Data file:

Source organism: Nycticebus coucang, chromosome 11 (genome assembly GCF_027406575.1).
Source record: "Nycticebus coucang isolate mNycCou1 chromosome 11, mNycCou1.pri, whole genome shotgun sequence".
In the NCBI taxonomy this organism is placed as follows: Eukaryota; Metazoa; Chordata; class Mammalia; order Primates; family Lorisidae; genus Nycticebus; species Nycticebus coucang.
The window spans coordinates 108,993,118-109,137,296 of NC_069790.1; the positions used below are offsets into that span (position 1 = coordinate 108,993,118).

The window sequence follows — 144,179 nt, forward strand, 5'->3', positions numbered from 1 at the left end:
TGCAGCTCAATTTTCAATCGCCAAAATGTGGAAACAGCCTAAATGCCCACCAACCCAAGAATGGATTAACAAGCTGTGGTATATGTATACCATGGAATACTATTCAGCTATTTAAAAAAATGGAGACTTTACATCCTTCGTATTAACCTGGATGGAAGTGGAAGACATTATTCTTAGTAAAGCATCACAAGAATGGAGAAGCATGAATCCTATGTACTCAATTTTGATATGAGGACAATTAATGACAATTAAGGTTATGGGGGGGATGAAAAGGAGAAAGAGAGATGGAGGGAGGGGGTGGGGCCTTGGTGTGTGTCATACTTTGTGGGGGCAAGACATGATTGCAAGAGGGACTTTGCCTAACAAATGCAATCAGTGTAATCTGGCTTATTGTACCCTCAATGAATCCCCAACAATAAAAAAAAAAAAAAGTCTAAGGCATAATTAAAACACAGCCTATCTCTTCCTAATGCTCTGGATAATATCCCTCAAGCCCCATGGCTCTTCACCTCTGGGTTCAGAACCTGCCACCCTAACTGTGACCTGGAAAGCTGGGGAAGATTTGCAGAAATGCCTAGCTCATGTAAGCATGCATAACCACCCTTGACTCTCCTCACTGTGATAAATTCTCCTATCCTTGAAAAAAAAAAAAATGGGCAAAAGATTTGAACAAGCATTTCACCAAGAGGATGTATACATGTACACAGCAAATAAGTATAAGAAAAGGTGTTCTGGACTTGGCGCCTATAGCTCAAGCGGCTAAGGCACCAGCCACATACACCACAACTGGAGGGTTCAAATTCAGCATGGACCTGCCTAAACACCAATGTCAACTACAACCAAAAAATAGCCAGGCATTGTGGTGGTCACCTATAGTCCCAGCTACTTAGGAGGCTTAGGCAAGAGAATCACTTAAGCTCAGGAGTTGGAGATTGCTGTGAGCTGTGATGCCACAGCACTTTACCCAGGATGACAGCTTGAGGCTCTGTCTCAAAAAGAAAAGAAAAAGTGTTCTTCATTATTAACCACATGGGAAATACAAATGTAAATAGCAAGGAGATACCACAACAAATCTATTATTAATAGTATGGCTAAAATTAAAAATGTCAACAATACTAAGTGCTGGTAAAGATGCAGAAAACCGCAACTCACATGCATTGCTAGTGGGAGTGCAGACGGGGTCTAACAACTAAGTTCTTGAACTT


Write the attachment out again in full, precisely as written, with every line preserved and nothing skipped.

Source organism: Nycticebus coucang, chromosome 11 (genome assembly GCF_027406575.1).
Source record: "Nycticebus coucang isolate mNycCou1 chromosome 11, mNycCou1.pri, whole genome shotgun sequence".
In the NCBI taxonomy this organism is placed as follows: Eukaryota; Metazoa; Chordata; class Mammalia; order Primates; family Lorisidae; genus Nycticebus; species Nycticebus coucang.
The window spans coordinates 108,993,118-109,137,296 of NC_069790.1; the positions used below are offsets into that span (position 1 = coordinate 108,993,118).

The window sequence follows — 144,179 nt, forward strand, 5'->3', positions numbered from 1 at the left end:
TGCAGCTCAATTTTCAATCGCCAAAATGTGGAAACAGCCTAAATGCCCACCAACCCAAGAATGGATTAACAAGCTGTGGTATATGTATACCATGGAATACTATTCAGCTATTTAAAAAAATGGAGACTTTACATCCTTCGTATTAACCTGGATGGAAGTGGAAGACATTATTCTTAGTAAAGCATCACAAGAATGGAGAAGCATGAATCCTATGTACTCAATTTTGATATGAGGACAATTAATGACAATTAAGGTTATGGGGGGGATGAAAAGGAGAAAGAGAGATGGAGGGAGGGGGTGGGGCCTTGGTGTGTGTCATACTTTGTGGGGGCAAGACATGATTGCAAGAGGGACTTTGCCTAACAAATGCAATCAGTGTAATCTGGCTTATTGTACCCTCAATGAATCCCCAACAATAAAAAAAAAAAAAAGTCTAAGGCATAATTAAAACACAGCCTATCTCTTCCTAATGCTCTGGATAATATCCCTCAAGCCCCATGGCTCTTCACCTCTGGGTTCAGAACCTGCCACCCTAACTGTGACCTGGAAAGCTGGGGAAGATTTGCAGAAATGCCTAGCTCATGTAAGCATGCATAACCACCCTTGACTCTCCTCACTGTGATAAATTCTCCTATCCTTGAAAAAAAAAAAAATGGGCAAAAGATTTGAACAAGCATTTCACCAAGAGGATGTATACATGTACACAGCAAATAAGTATAAGAAAAGGTGTTCTGGACTTGGCGCCTATAGCTCAAGCGGCTAAGGCACCAGCCACATACACCACAACTGGAGGGTTCAAATTCAGCATGGACCTGCCTAAACACCAATGTCAACTACAACCAAAAAATAGCCAGGCATTGTGGTGGTCACCTATAGTCCCAGCTACTTAGGAGGCTTAGGCAAGAGAATCACTTAAGCTCAGGAGTTGGAGATTGCTGTGAGCTGTGATGCCACAGCACTTTACCCAGGATGACAGCTTGAGGCTCTGTCTCAAAAAGAAAAGAAAAAGTGTTCTTCATTATTAACCACATGGGAAATACAAATGTAAATAGCAAGGAGATACCACAACAAATCTATTATTAATAGTATGGCTAAAATTAAAAATGTCAACAATACTAAGTGCTGGTAAAGATGCAGAAAACCGCAACTCACATGCATTGCTAGTGGGAGTGCAGACGGGGTCTAACAACTAAGTTCTTGAACTT